Riva, at the head of the Garda-See, is one of the most charming spots in Tirol. Its German name of Reif is not a mere corruption of the Italian name; it is an old German word, having the same signification, of a shore. The parish church is a really handsome edifice, and a great ornament to the town and neighbourhood. Outside the town is a curious octagonal church of the Immaculate Conception, built to enclose a wonder-working picture of the Blessed Virgin, by Cardinal Karl von Madruzz, who also founded a House of Friars Minor to attend to the spiritual necessities of the many pilgrims who came to visit it. The churches of S. Roch and S. Sebastian were built on occasion of visitations of the plague in 1522 and 1633. The neighbourhood supplies the whole of Tirol with twigs of olive to use in the office of Palm Sunday, and all kinds of southern produce grow on the banks of the lake. It was long considered the highest latitude at which the olive-tree would grow, but it has since been successfully cultivated as far north as Botzen. In order to gain a full enjoyment of the beautiful scenery around, the Altissimo di Nago should be ascended by [407]all who have the courage for a six or seven hours’ climb. From San Giacomo, however, where there is a poor Wirthshaus and chapel, reached in not more than two hours, the scene at sunrise is one of inconceivable beauty. Behind are ranges beyond ranges and peaks beyond peaks of lordly alps. Before you lies the blue Lago di Garda, and the vast Lombard plains studded with fair cities, amid which you will not fail to distinguish Milan, which some optical illusion brings so near that it seems it would take but an easy morning’s walk to reach it.

On the way hence to Mori, at about half distance, lies Brentonico, with a new church perched picturesquely as a mediæval one on a bold scarped rock. The old parish church has a fine crypt. The Castello del Dosso Maggiore is a noble ruin. There is a bridge over a deep defile in the outskirts, called the Ponte delle strege—the Witches’ Bridge—being deemed too daring for human builders. Mori, though named from its mulberry trees, is more famed for its tobacco, which is reckoned the best grown in Tirol.

Wälsch-Tirol has many traditions, customs and sayings, which differ from those of the rest of the Principality, more resembling those of Italy, and some of which it cannot be fanciful to trace back to an Etruscan connection. Some bear the impress of the Roman occupation, and all are strung together by an overpowering Germanic influence.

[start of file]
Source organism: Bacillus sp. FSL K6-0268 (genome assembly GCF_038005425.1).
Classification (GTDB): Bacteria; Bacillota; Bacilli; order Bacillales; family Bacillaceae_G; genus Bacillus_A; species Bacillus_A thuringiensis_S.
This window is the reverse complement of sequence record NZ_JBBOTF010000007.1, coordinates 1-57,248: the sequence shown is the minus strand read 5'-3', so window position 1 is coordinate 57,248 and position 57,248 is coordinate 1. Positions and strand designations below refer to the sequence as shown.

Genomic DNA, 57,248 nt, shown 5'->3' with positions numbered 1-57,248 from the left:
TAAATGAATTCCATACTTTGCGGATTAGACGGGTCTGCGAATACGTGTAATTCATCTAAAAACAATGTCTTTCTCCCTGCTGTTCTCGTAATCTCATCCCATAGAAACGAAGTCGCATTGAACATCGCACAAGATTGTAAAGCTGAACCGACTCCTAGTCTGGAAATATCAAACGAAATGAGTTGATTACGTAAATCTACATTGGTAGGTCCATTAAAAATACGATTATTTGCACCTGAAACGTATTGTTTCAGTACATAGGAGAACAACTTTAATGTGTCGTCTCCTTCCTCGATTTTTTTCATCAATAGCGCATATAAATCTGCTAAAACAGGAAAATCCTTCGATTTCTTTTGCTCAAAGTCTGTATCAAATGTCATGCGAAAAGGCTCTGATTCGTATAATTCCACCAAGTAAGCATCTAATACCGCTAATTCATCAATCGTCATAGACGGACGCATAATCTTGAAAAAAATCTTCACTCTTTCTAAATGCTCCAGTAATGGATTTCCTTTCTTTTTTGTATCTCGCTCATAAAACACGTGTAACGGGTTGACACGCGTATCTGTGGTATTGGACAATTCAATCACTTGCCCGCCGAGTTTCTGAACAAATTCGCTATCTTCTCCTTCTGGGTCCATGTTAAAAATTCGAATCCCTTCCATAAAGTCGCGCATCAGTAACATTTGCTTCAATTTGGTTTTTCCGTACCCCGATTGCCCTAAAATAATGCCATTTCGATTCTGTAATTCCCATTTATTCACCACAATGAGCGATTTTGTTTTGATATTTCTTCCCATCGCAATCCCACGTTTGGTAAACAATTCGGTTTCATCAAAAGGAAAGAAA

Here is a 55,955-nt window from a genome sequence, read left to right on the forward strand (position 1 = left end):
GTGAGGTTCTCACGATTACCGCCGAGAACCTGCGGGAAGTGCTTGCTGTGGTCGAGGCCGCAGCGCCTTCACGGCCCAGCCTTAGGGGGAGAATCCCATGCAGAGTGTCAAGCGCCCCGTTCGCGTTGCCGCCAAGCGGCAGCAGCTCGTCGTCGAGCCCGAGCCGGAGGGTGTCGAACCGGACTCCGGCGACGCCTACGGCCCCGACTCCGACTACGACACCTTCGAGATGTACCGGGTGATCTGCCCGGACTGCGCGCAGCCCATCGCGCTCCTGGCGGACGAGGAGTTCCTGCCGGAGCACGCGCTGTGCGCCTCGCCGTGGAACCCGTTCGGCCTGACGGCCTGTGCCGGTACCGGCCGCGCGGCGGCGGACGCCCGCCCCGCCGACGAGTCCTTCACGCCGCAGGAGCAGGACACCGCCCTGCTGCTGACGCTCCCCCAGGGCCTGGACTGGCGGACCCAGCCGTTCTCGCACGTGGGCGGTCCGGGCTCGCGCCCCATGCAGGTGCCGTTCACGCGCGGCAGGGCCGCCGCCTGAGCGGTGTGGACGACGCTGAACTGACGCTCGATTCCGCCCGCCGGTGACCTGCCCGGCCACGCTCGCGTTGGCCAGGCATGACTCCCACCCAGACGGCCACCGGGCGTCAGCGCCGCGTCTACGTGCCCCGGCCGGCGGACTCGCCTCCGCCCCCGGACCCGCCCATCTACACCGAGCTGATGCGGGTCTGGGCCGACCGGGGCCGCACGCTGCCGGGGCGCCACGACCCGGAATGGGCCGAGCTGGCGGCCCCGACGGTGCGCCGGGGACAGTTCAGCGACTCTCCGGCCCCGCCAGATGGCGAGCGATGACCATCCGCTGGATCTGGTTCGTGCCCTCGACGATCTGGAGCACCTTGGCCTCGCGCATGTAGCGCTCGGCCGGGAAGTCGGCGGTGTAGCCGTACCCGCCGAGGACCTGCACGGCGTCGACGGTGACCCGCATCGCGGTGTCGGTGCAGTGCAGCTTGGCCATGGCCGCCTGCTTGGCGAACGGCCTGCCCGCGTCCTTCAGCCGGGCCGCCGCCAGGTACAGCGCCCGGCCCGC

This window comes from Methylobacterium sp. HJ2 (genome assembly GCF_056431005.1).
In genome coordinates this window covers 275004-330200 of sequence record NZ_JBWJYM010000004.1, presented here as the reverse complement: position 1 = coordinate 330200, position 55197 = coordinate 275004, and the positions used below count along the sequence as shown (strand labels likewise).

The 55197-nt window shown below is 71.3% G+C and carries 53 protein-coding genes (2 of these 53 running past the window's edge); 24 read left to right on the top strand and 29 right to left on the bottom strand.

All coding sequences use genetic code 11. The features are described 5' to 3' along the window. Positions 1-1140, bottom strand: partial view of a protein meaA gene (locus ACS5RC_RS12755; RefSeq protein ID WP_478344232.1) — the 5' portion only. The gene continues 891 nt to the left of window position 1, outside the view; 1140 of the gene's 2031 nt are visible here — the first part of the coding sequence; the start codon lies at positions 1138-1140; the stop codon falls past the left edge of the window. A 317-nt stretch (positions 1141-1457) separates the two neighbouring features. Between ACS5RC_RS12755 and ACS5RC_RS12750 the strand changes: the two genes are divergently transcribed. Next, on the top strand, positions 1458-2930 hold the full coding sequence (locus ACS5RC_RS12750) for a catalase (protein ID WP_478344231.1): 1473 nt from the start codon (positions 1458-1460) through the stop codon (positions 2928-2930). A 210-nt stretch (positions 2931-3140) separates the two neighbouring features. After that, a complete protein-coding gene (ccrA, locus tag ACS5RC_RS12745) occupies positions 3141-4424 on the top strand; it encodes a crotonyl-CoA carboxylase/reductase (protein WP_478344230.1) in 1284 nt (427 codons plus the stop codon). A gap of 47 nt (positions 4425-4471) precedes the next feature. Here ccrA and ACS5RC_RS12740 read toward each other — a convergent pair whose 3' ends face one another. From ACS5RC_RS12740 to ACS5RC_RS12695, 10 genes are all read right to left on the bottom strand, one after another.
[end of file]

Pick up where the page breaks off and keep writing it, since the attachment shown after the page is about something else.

The most prominent group—and their special home, [408]I am assured, clusters round the Dolomite mountains—are those concerning certain beings called ‘Salvan’ and ‘Gannes;’ and traditions about ‘Orco.’ A local collector of such lore, to whom I am chiefly indebted for the above fact, is inclined to identify the ‘Salvan’ with ‘Orco;’ but I think it can be shown that they are distinct ideas. Both are only ordinarily, not always malicious, but the ‘Salvan’ is one of a number of sprites, Orco has the dignity of being one by himself. The Salvan in some respects takes the place of the wild man of the North, and of the satyr whom I also found called in Rome ‘salvatico’ and ‘selvaggio.’6 ‘Orco’ clearly takes the place of Orcus in Italy; and that of the ‘Teufel’ in German legend. Yet so are the traditions of neighbouring peoples intermingled, that the Germans, not content with their own devil, have sprightly imitations of Orco in their ‘Nork’ and Lorg, softened in the intermediate Deutsch Tirol into Norg.7 In Norway the same appellation is found, hardened into Nök, Neck, Nikr,8 which seems to bring us round to our own ‘Old Nick;’ for in Iceland he is ‘Knikur,’ and, perhaps, he gave his name to Orkney.9 [409]

It is curious, in tracing the seemingly undoubtable connection between the Norg and Orco, to observe that though the Norg possesses almost invincible strength, and often prevails against giants, yet in stature he is always a dwarf, while Orco himself is considered a giant. But then it is the one essential characteristic of Orco which forms the link between all conceptions of him, whether men call him Orco, Nork, or Nyk, that he is a deceiver ever; a liar from the beginning; whenever he appears it is continually under some ever-changing, not-to-be-expected form, and only the wise guess what he is before it is too late.10 Thus it happened to two young lads of Mori, who had been up the mountains to visit their sweet-hearts, and coming back, they met Orco prowling about after his manner when all good people are safe in bed asleep—this time in the form of an ass. The Mori lads, never thinking but that it was a common ass, jumped on its back. They soon found out their mistake, for Orco quickly resented their want of discrimination, and cantered off with them past an old building which had once been a prison, and skilfully chucked them both in at the window. It was some days before they contrived to crawl out again, and not till they were nearly starved. [410]

But we have in English another affinity with ‘Orco,’ besides ‘Old Nick;’ we have seen him take the place of our ‘ogre’ in deed as well as in name in the Roman fairy tales, and in Italy he is also the bugbear of the nursery which we have almost literally in ‘Old Bogey.’ And now Mr. I. Taylor has found another affinity for him if he be justified in identifying our ‘ogre’ with “the Tatar word, ‘ugry,’ a thief.”11